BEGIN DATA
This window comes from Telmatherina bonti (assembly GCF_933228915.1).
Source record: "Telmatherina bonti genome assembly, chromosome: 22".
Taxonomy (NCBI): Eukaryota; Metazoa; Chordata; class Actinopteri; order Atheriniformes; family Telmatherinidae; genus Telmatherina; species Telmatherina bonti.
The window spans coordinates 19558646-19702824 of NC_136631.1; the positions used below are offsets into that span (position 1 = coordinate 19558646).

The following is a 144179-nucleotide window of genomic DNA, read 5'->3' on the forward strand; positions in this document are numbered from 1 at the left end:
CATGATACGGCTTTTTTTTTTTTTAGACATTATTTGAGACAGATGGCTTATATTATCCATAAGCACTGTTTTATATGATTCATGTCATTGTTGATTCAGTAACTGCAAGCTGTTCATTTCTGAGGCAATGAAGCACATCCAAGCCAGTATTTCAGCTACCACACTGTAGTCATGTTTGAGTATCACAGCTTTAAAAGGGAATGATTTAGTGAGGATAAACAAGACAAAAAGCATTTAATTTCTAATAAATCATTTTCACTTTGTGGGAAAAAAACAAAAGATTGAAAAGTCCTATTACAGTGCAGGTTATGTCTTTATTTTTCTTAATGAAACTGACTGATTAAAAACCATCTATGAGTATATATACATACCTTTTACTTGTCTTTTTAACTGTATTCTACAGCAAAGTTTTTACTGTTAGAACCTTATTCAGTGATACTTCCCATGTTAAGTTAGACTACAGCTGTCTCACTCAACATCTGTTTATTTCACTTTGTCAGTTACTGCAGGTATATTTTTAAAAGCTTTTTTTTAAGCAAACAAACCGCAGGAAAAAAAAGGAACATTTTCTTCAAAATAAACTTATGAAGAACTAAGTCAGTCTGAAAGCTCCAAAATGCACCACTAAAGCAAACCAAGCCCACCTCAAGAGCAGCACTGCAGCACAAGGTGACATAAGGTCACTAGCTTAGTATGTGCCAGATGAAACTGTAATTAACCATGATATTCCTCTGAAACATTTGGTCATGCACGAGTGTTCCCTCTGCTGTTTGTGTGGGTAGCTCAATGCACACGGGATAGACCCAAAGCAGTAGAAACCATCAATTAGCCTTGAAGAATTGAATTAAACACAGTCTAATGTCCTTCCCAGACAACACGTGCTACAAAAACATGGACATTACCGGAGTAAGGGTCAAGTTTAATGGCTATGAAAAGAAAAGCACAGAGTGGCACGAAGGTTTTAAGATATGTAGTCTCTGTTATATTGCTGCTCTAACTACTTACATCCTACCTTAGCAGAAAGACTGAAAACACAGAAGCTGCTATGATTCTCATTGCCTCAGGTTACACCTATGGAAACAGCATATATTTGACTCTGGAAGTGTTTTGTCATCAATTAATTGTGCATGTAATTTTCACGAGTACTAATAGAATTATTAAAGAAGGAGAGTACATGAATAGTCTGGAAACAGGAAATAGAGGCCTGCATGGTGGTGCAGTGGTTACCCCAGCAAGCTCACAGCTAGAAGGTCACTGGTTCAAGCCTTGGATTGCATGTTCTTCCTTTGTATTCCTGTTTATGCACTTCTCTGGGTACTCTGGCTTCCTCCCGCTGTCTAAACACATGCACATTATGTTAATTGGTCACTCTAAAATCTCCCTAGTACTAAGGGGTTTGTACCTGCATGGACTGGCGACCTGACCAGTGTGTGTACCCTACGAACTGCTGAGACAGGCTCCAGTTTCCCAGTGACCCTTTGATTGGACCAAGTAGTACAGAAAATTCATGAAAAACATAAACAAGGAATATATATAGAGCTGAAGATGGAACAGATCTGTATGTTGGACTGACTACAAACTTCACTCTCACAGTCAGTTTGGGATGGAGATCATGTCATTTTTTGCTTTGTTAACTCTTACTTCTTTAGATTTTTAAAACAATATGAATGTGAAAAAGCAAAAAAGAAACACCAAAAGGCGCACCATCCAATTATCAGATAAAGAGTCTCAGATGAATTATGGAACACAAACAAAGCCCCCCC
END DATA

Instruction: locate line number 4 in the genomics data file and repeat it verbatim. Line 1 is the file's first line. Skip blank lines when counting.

The window spans coordinates 19558646-19702824 of NC_136631.1; the positions used below are offsets into that span (position 1 = coordinate 19558646).